By Whisper Blanchard
“If I ever strangled sparrows/it was only because I dreamed/of better songs.”
Consider this line as an introduction into the work of Saeed Jones, a young poet who has recently published his debut collection, Prelude to Bruise, which was picked up by Coffee House Press and put on shelves in September of 2014. I’ve chosen this quote to show you what you will undoubtedly encounter upon reading: underlying desperation and frustration that spawns from the issues often present in these poems, such as an ambiguity with race, sexual orientation, and the exploration of the individual through such mediums. Brace yourself for the confusing comfort of vivid imagery offset by violence (or heightened by violence), a technique that defines Jones’ unique voice as a poet.
There are six sections overall in which Jones develops the poetic history of “the boy” in Prelude to Bruise; however, it is the first that I am instinctually drawn to. Though the first section does not address the powerful themes of sexual exploration or the violence of America’s history, which act as crucial catalysts later in the text, there is an evident level of humanity established here which will breathe life into the rest of the collection.
It is water that makes “the boy” real; water sometimes as a visual image, other times as a setting, or a sound, or the concept of leaking and spilling. Within every poem in section one, there is the presence of water in one form or another. This begins with the narrator of “Insomniac” instructing a mother: “dream/him grown and gone: far off, a vial of your tears/on his nightstand.” Perhaps this same mother is echoed in “The Blue Dress,” a poem consisting of associative thoughts which move very much like water and summon it directly: “Her blue dress is a silk train is a river/…the ring-ting-ting of water dripping.”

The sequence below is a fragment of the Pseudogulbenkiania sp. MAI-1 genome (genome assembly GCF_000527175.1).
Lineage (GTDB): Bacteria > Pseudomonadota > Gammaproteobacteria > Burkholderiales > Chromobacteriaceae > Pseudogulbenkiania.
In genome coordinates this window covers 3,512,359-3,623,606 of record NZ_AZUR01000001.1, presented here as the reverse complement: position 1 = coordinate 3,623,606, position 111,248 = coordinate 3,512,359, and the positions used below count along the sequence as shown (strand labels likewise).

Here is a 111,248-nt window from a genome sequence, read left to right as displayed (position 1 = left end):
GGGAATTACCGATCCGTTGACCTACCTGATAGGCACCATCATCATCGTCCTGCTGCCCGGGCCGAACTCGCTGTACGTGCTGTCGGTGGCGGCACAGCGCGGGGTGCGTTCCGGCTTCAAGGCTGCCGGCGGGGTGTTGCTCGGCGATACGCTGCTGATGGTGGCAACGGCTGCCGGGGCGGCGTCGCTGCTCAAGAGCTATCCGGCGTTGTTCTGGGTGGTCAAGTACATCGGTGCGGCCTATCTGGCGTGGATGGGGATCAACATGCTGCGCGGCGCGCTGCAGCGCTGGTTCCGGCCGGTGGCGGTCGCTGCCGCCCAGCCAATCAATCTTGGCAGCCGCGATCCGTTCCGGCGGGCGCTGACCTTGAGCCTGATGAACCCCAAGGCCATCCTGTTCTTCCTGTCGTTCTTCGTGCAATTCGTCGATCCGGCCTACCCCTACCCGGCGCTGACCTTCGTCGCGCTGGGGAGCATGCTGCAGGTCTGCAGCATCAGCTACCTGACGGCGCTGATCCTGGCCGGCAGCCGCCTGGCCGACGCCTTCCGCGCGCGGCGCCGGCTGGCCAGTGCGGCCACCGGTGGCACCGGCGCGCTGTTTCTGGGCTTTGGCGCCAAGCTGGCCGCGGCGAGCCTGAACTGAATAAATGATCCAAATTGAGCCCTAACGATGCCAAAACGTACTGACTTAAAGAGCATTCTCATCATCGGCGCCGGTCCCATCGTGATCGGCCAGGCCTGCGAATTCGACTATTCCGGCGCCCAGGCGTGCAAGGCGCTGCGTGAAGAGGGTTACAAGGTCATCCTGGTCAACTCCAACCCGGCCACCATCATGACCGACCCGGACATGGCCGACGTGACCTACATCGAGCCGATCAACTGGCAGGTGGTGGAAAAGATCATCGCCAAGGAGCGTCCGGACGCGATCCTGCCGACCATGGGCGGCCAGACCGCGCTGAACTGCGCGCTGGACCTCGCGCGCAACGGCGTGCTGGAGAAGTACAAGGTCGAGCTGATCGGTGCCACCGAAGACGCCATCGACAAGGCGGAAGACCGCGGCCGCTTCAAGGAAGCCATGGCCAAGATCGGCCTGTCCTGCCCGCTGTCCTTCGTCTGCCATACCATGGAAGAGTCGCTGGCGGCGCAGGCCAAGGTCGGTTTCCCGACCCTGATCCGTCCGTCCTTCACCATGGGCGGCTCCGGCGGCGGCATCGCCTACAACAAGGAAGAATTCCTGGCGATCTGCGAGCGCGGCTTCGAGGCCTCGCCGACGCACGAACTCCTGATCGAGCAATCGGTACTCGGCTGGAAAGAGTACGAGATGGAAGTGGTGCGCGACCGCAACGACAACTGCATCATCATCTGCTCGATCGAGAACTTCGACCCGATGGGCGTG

In a sense, water as a multi-faceted theme becomes the life force for the voice of the narrator, like blood within a body. If we consider that water is essential for life—that everything living relies upon it—this rule can apply to poetry, as well, and Jones has taken advantage of this (perhaps even without meaning to).
Even where there is no literal mention of water, there are clouds, blood, the concept of drowning, or even spilling. For example in “Closet of Red,” the narrator explains that, “in place of no, my leaking mouth spills foxgloves.” Such a vivid image earns its sense of “truth”, perhaps, through mimicking the truth of the nature of water. This technique is prevalent even for Jones’s ideas of love in “Boy Found Inside A Wolf,” as the narrator describes “his love a wet shine/all over me.” As we move through the collection and the presence of water remains a constant, ever-expanding idea, it becomes a comfort to us as the readers. It is a constant presence in everyday life, outside of Jones’s writing, and it speaks to our humanity—which, in turn, reflects back upon the poetry.